A pregnant Christian woman refused to recant her faith in a Sudanese court. The judge at then confirmed her sentence of 100 lashes for adultery and death by hanging for apostasy.
Meriam Yehya Ibrahim, 27, who is eight months pregnant, is currently in detention with her 20-month-old son.
Born of a Muslim father and an Orthodox Christian mother, Ibrahim married Daniel Wani, a South Sudanese Christian with U.S. citizenship, in 2012.
Under Sudanese law Muslim women may only marry Muslim men. Since her father was a Muslim, the authorities regard Ibrahim a Muslim and do not recognize her marriage to a Christian.
"This is very disturbing," said Roman Catholic Auxiliary Bishop Daniel Adwok of Khartoum.
Adwok said he could not understand why the sentence was issued when the 2005 Interim National Constitution allowed freedom of religion throughout the country.
"She had openly declared her Christian faith," said Adwok. "I don't think it's right to deny her that freedom."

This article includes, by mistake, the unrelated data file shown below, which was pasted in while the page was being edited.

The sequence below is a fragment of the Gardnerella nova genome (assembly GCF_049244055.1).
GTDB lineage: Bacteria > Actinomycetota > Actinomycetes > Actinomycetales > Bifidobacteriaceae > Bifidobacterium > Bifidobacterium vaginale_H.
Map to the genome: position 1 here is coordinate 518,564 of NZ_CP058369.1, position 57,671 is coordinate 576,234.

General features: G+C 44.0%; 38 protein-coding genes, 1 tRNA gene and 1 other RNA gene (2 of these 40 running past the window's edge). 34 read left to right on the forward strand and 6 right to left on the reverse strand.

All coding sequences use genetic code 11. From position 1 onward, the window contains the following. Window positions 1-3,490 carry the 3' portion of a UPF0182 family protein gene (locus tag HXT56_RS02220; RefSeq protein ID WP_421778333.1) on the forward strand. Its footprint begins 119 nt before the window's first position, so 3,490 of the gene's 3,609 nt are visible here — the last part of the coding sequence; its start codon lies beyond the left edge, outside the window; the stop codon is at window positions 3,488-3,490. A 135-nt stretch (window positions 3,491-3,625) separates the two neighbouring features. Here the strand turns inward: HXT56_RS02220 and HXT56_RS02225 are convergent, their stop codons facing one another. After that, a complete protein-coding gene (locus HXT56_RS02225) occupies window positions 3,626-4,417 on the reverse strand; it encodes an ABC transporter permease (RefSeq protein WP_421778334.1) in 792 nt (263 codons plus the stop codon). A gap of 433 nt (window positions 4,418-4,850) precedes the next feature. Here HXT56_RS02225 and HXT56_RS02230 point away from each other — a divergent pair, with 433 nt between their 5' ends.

But the Sudanese minister for information, Ahmed Bilal Osman, told Agence France-Presse that Sudan is not unique in its law against apostasy.
"In Saudi Arabia, in all the Muslim countries, it is not allowed at all for a Muslim to change his religion," he said.
The Rev. Mark Akec Cien, a South Sudan church leader, said he wasn't surprised, either. Sudan is governed by Islamic law and has always persecuted Christians, he said.
Christian Solidarity Worldwide, a British religious freedom advocacy group, has called for the annulment of the sentence and the release of Ibrahim, while Amnesty International said adultery and apostasy should not be considered crimes.
Amnesty International has condemned the sentences as 'appalling and abhorrent.'
Amnesty International's Sudan researcher Manar Idriss said that Sudan is a signatory of the International Covenant on Civil and Political Rights in which "everyone has the right to freedom of religion." This includes the "freedom to have or to adopt a religion or belief of his choice, and freedom, either individually or in community with others and in public or private, to manifest his religion or belief in worship, observance, practice and teaching."
Idriss also said that Ibrahim's lawyers plans to appeal the conviction, but she is expected to remain in custody with her young child.
Christian Examiner staff added to this report.